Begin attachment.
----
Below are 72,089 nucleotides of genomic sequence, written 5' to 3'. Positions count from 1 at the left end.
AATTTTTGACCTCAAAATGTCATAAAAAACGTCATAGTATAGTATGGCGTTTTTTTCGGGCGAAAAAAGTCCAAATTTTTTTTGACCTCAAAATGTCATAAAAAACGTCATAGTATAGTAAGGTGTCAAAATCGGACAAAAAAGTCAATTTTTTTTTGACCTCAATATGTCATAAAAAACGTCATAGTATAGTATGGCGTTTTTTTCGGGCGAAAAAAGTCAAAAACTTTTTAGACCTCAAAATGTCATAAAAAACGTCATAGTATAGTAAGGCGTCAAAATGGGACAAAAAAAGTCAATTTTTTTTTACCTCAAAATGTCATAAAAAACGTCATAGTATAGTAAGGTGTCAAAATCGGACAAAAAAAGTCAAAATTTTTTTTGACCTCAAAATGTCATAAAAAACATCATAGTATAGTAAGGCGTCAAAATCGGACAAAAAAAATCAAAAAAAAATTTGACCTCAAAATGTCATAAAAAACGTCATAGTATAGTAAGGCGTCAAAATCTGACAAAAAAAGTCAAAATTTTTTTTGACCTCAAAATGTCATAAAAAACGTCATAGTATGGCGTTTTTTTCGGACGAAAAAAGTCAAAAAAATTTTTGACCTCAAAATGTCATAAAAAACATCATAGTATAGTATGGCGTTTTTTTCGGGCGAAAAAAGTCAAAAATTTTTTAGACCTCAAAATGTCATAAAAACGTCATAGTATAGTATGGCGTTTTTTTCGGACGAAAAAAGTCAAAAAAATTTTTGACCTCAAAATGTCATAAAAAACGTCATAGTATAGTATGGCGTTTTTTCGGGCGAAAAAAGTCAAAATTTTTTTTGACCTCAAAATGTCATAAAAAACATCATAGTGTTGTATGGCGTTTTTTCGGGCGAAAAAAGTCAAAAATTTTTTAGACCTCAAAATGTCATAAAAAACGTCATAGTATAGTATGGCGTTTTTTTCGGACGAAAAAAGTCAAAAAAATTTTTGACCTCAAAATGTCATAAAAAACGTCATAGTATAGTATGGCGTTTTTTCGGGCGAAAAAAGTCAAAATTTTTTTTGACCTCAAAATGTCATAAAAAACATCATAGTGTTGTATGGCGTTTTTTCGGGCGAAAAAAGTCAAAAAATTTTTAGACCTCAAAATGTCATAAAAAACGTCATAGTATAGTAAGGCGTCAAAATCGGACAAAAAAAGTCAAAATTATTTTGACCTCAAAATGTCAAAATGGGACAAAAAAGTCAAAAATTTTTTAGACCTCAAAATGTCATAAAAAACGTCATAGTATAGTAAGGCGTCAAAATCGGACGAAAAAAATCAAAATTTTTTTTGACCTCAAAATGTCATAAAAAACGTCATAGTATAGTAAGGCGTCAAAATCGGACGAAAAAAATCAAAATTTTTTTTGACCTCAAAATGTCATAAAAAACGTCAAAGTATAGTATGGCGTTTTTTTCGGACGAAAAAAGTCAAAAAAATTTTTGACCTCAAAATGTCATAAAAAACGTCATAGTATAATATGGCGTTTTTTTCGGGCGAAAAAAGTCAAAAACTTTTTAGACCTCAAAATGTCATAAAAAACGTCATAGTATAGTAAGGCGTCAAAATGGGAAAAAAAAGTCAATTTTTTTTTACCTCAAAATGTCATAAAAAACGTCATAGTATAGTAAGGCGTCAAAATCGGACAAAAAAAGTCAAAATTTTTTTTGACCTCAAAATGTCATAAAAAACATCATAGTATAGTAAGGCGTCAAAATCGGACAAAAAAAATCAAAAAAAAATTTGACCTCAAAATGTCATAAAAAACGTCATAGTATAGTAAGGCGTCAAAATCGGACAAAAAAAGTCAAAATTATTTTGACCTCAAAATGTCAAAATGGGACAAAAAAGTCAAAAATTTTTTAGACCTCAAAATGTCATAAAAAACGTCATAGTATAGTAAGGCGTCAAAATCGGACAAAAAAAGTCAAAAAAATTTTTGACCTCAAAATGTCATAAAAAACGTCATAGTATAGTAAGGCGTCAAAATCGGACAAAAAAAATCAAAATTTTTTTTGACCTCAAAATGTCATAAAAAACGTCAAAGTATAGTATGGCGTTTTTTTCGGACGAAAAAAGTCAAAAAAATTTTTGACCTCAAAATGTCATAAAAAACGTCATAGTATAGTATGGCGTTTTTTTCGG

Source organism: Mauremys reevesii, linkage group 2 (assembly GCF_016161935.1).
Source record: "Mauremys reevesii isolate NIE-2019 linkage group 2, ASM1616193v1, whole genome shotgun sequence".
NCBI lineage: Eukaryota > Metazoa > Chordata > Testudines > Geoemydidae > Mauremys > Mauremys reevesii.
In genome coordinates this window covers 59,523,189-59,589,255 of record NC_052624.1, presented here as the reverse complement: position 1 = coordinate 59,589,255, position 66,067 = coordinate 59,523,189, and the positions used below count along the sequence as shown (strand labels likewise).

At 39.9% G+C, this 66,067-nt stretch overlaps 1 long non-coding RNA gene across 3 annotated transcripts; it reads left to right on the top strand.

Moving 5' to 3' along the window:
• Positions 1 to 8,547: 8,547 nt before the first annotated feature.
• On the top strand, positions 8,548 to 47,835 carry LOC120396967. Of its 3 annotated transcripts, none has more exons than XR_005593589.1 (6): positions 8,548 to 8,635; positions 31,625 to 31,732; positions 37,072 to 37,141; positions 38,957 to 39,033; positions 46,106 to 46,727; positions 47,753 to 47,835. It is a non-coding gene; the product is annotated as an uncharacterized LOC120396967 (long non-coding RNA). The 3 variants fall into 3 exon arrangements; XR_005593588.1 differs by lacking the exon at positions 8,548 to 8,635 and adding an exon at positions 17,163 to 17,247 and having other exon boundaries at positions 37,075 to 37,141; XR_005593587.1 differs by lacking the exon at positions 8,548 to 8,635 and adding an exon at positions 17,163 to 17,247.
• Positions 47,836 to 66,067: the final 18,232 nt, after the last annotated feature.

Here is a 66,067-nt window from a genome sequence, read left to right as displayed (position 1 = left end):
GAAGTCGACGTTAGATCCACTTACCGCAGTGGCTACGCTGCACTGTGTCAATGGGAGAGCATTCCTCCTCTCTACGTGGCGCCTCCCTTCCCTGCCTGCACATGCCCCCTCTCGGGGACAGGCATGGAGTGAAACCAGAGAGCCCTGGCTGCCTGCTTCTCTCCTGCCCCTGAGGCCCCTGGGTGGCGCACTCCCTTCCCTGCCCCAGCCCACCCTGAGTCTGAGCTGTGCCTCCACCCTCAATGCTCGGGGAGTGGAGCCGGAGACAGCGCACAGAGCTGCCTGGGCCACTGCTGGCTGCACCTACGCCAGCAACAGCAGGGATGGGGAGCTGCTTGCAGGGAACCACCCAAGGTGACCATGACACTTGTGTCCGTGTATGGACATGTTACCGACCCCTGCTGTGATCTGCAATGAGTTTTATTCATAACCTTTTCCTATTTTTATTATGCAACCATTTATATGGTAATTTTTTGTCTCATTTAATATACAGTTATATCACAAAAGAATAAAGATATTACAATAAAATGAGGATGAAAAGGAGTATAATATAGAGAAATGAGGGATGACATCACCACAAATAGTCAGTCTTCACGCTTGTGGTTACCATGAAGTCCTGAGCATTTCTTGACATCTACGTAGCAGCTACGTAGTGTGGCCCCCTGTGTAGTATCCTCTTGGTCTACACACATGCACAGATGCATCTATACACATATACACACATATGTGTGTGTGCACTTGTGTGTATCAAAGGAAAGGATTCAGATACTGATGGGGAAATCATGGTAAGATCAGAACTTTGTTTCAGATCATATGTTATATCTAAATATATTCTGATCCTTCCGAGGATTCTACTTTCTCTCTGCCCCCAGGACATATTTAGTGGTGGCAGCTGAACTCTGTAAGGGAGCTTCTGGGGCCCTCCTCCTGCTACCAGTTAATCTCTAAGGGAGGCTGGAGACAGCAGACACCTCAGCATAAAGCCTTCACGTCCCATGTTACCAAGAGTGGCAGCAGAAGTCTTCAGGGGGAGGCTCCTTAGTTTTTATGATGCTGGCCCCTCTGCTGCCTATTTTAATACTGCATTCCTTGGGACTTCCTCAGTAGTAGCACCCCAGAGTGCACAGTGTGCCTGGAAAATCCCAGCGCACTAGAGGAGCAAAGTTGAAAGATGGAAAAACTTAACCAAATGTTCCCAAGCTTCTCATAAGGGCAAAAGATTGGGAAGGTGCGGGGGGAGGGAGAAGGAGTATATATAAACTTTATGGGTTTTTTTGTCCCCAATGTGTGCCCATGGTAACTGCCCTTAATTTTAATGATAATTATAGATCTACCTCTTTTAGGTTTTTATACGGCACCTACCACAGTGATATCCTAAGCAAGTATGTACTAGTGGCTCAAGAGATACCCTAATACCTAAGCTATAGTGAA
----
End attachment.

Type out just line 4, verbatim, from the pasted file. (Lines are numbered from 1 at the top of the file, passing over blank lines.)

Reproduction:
Source record: "Mauremys reevesii isolate NIE-2019 linkage group 2, ASM1616193v1, whole genome shotgun sequence".